Callot Soeurs (Callot sisters) was a prominent French fashion design house which opened in 1895 in Paris. The fashion house was operated by the four Callot sisters: Regina, Marie, Marthe and Joséphine. The eldest sister, Marie, was trained in dressmaking and they were all taught by their mother, a lacemaker. The sisters began by working with antique laces and ribbons to enhance blouses and lingerie. They were among the first designers to use gold and silver lamé to make dresses.
Three of the Callott sisters.
Right: Two evening gowns circa 1912.
Left, Callot Soeurs Negligée - detail - 1898-1902 - by Callot Soeurs (French, active 1895-1937) From the Met Museum
They designed day wear, lingerie, exotic gowns with an Oriental theme, and evening dresses made from antique fabrics and lace. Their gossamer silk lingerie creations were embellished with bands of exquisite lace and bouquets of silk flowers. Callot Soeurs were among the first designers to use silver and gold lame during the 1910s and 1920s for evening wear, thus their vintage designs were popular with actresses and high society patrons Source
The piecing to refashion antique laces into a garment requires the skill and sensitivity of "couture hands," such as those that sewed the renowned lace-embellished Belle Epoque dresses from Callot Soeurs.
-quoted from The Met website, where most of these images were sourced.
Marie served as the primary designer for the house until 1927 when her son took over the business. However, he could not survive in the highly competitive market and, in 1937, the House of Callot Soeurs closed and was absorbed into the House of Calvet (Marie-Louise Calvet) under the Callot label.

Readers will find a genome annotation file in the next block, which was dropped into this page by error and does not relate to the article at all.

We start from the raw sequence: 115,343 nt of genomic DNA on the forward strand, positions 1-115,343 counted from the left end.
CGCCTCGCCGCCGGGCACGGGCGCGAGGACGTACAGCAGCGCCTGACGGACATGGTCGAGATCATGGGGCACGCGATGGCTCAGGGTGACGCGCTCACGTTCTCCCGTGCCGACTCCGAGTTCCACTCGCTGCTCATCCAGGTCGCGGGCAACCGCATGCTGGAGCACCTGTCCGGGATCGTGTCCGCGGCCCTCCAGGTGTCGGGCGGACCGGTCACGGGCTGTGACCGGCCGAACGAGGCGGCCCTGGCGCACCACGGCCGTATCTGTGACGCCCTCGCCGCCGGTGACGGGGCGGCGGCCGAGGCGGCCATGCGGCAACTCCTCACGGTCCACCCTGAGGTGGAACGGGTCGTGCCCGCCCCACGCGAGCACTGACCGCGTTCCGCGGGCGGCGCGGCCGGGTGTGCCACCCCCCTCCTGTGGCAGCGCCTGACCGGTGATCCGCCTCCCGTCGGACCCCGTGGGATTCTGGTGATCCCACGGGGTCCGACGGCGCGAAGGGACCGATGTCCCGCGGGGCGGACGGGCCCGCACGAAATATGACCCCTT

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The house of Boué Soeurs was established by sisters Madame Sylvie Montegut and Baronne Jeanne d'Etreillis, who worked together under their maiden name Boué. Their establishment opened in Paris in 1899, with a New York house opening in 1915.
Their designs were extremely feminine, incorporating fine hand-made lace and delicate embellishments such as embroidery and the ribbon flowers seen on the FIDM Museum example (See link for photos). Filet Boué, a floral patterned lace worked on a mesh ground developed by the Boué Soeurs own lacemakers, became a signature of the house. The sisters were also noted for use of gold and silver textiles, which they had to purchase from theatrical supply companies. FIDM link
Here are some beautiful examples of delicate ribbon rose trim.
Sylvie and Jeanne Boué took an interest in design at a very early age. In a 1922 article in Arts & Decoration magazine, Jeanne wrote:
"From our earliest childhood Madame Montegut and myself have craved the beautiful: our desire first took shape in the collecting of dainty ribbons, soft silks, all luxurious materials, flowers, laces – everything that expressed beauty in form and color. We began by dressing our dolls in the prevailing mode and later found an outlet for our love of the beautiful in creating our own attire."
Left: Les Modes (Paris) January 1926 Robe de Style par Boue Soeurs
Right: Beautiful Robe de Style
Left: Paris Fashion - 1926 - Dress 'Aurore' by Boue Soeurs
Bottom Left: Les Modes (Paris) May 1928 "bouquetiere" robe du soir par Boue Soeurs
Bottom Center: Embroidered lace dress by Boue Soeurs, French, winter 1925-26.
Bottom Right: Les Modes (Paris) November 1927 "Serenade" Robe du Soir par Boue Soeurs
Left, Portrait of Baronne Jeanne d'Etreillis and her
children, published in Les Modes in 1913